John Burnside, Chair of the Judges

From the award ceremony for the 2019 T. S. Eliot Prize at the Wallace Collection,  January 13 2020

Anthony Anaxagorou – After the Formalities

If you are like me, you turn straight to the title poem in a collection, as I did with After the Formalities, to be drawn wholly and utterly into a poem of immense rhetorical and political power. Yet the book is full of such richness, with a wonderful tempered sense of history that comes of accommodating, but not ignoring, justifiable anger.

Fiona Benson – Vertigo & Ghost

When Fiona Benson gets after something, she does so with total commitment, like Kafka’s great trapeze artist, digging deep into the hurts and fears and tendresses that haunt us most, not because she is cruel, but because she knows that, if we are to live with monsters, we must pass through the place where they live and emerge, less innocent, but wiser, on the other side of fear.

Jay Bernard – Surge

In Surge, Bernard stands face to face with the full horror of the New Cross Fire, bringing a fierce sense of history and a powerful rhetorical gift to what could have been an overwhelming battle, transforming what might have been a howl of protest against many decades of racism and prejudice into an enduring testament to justice.

Paul Farley – The Mizzy

To open a collection by Paul Farley is a little like dipping into an illuminated manuscript from the rich Medieval era and yet it feels very local – local to specific places and times, local to a ‘certain patch of rocks between two sides and ‘the swing bridge at Preston Docks’ local to who, when and where we are, now, in our dreams and in our waking.

Ilya Kaminsky – Deaf Republic

Every now and then a new poetry appears that, even if it speaks your language, it nevertheless teaches us new terms, a new vocabulary. Ilya Kaminsky’s Deaf Republic is just such a poetry. Neither its pathos nor its cruelty are final – indeed nothing is, and if the question ‘What is a man?’ can be answered as ‘the quiet between two bombardments’ so the question ‘What is silence?’ can evoke the reply, ‘Something of the stars in us.’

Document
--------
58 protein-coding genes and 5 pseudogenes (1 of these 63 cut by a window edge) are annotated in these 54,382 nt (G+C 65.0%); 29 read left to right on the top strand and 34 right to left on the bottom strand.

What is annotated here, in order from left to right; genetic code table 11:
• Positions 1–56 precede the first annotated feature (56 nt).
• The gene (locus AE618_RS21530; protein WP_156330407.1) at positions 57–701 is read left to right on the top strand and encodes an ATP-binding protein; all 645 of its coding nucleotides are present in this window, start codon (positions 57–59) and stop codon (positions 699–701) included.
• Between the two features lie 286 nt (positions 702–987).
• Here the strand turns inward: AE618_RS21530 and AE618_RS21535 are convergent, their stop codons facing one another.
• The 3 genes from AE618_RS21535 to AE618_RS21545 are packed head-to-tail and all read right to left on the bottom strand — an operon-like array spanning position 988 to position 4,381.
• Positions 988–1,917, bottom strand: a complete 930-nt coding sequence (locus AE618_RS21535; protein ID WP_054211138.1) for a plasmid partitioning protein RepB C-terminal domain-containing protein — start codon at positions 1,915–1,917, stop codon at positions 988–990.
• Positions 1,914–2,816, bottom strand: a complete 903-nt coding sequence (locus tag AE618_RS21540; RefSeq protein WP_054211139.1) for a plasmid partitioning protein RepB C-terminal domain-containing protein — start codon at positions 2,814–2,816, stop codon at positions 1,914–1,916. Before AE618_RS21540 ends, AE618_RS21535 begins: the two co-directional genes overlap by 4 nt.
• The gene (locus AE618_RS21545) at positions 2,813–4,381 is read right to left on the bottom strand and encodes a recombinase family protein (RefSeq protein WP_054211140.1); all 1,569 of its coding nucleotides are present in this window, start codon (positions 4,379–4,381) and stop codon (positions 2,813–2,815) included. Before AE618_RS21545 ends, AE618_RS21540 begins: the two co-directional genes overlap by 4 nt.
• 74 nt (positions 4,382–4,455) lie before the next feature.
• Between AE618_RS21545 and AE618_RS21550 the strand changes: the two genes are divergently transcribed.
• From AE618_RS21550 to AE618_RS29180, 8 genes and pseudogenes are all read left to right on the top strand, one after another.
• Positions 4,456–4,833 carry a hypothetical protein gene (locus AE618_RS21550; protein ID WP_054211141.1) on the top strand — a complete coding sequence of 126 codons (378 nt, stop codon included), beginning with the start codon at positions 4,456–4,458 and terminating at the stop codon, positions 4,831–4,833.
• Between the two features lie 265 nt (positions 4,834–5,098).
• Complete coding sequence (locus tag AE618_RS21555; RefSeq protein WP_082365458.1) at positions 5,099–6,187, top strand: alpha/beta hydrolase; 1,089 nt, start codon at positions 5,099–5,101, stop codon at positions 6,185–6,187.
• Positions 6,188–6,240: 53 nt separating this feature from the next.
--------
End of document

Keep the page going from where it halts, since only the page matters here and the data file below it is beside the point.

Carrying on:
Sharon Olds – Arias

By my count, Arias is Sharon Olds’s twelfth collection and in it we see a master poet at the full height of her powers. Who else would compare her speaker-self to ‘a seal sticking halfway out of the concave comber it is riding’? – and even exultant: as much celebration as elegy, even as, undeniably, it gives us some of the finest elegiac poems written in recent times.

Vidyan Ravinthiran – The Million-petalled Flower of Being Here

To commit an entire collection to the sonnet is a brave act. It shows not just trust in one’s abilities but also a humility before the form that any kind of success demands. Few have achieved this is many years but The Million-petalled Flower of Being Here offers an object lesson in finding the scope of the modern sonnet, and using it to record the beauty, sadness, and complexity of the everyday.

Deryn Rees-Jones – Erato

Perhaps the most difficult and surely the most demanding of the muses, Erato, who lends her name to Deryn Rees-Jones latest collection, insists that we ‘start now with the smallest things / a pile of blackened acorns, glinting beetle wings’. Sometimes painful, always honest, Erato is a brave book that offers no easy answers, but quietly continues the work of being, and the slow getting of wisdom.

Roger Robinson – A Portable Paradise

Roger Robinson’s characters bear witness to a country where ‘every second street name is a shout out to my captors’. Yet though Robinson is unstinting in his irony, he also gives us glimpses of something that his chosen protagonists also refuse to surrender – a taste, through the bitterness, of ‘life, of sweet, sweet life’.

Karen Solie – The Caiplie Caves

“Can a person be trusted whose principles forbid despair?” she asks. The answer is never in doubt but it is hard won – and its finding proposes a new question about the nature of trust and of hope that literally illuminates the darkness of our times as the old mystics lit up the darkness of the caves.